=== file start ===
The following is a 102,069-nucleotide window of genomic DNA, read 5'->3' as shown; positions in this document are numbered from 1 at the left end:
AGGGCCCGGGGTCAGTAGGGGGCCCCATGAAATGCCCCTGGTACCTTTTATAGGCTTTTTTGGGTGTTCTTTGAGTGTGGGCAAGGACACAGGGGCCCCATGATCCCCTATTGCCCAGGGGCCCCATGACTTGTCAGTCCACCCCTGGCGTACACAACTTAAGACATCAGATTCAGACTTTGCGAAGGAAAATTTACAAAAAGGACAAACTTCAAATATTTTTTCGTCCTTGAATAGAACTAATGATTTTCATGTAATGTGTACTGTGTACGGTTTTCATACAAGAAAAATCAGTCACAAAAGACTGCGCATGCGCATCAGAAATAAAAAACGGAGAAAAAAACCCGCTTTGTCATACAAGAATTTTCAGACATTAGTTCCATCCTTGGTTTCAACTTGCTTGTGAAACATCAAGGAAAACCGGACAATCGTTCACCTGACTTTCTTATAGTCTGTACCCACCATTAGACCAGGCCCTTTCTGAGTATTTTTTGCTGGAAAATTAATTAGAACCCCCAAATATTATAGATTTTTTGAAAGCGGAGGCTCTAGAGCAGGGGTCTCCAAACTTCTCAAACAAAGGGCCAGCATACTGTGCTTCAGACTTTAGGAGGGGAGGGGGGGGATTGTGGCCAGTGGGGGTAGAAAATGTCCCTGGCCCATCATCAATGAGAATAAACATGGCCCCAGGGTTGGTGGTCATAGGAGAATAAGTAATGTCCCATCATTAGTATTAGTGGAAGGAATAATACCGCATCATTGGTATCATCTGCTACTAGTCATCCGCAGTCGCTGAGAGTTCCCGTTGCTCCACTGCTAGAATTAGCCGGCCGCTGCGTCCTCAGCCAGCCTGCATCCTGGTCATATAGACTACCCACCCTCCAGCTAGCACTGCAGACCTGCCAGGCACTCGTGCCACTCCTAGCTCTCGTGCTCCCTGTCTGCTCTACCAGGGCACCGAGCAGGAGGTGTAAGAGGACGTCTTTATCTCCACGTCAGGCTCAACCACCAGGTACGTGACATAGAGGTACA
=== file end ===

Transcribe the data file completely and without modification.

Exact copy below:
The following is a 102,069-nucleotide window of genomic DNA, read 5'->3' as shown; positions in this document are numbered from 1 at the left end:
AGGGCCCGGGGTCAGTAGGGGGCCCCATGAAATGCCCCTGGTACCTTTTATAGGCTTTTTTGGGTGTTCTTTGAGTGTGGGCAAGGACACAGGGGCCCCATGATCCCCTATTGCCCAGGGGCCCCATGACTTGTCAGTCCACCCCTGGCGTACACAACTTAAGACATCAGATTCAGACTTTGCGAAGGAAAATTTACAAAAAGGACAAACTTCAAATATTTTTTCGTCCTTGAATAGAACTAATGATTTTCATGTAATGTGTACTGTGTACGGTTTTCATACAAGAAAAATCAGTCACAAAAGACTGCGCATGCGCATCAGAAATAAAAAACGGAGAAAAAAACCCGCTTTGTCATACAAGAATTTTCAGACATTAGTTCCATCCTTGGTTTCAACTTGCTTGTGAAACATCAAGGAAAACCGGACAATCGTTCACCTGACTTTCTTATAGTCTGTACCCACCATTAGACCAGGCCCTTTCTGAGTATTTTTTGCTGGAAAATTAATTAGAACCCCCAAATATTATAGATTTTTTGAAAGCGGAGGCTCTAGAGCAGGGGTCTCCAAACTTCTCAAACAAAGGGCCAGCATACTGTGCTTCAGACTTTAGGAGGGGAGGGGGGGGATTGTGGCCAGTGGGGGTAGAAAATGTCCCTGGCCCATCATCAATGAGAATAAACATGGCCCCAGGGTTGGTGGTCATAGGAGAATAAGTAATGTCCCATCATTAGTATTAGTGGAAGGAATAATACCGCATCATTGGTATCATCTGCTACTAGTCATCCGCAGTCGCTGAGAGTTCCCGTTGCTCCACTGCTAGAATTAGCCGGCCGCTGCGTCCTCAGCCAGCCTGCATCCTGGTCATATAGACTACCCACCCTCCAGCTAGCACTGCAGACCTGCCAGGCACTCGTGCCACTCCTAGCTCTCGTGCTCCCTGTCTGCTCTACCAGGGCACCGAGCAGGAGGTGTAAGAGGACGTCTTTATCTCCACGTCAGGCTCAACCACCAGGTACGTGACATAGAGGTACA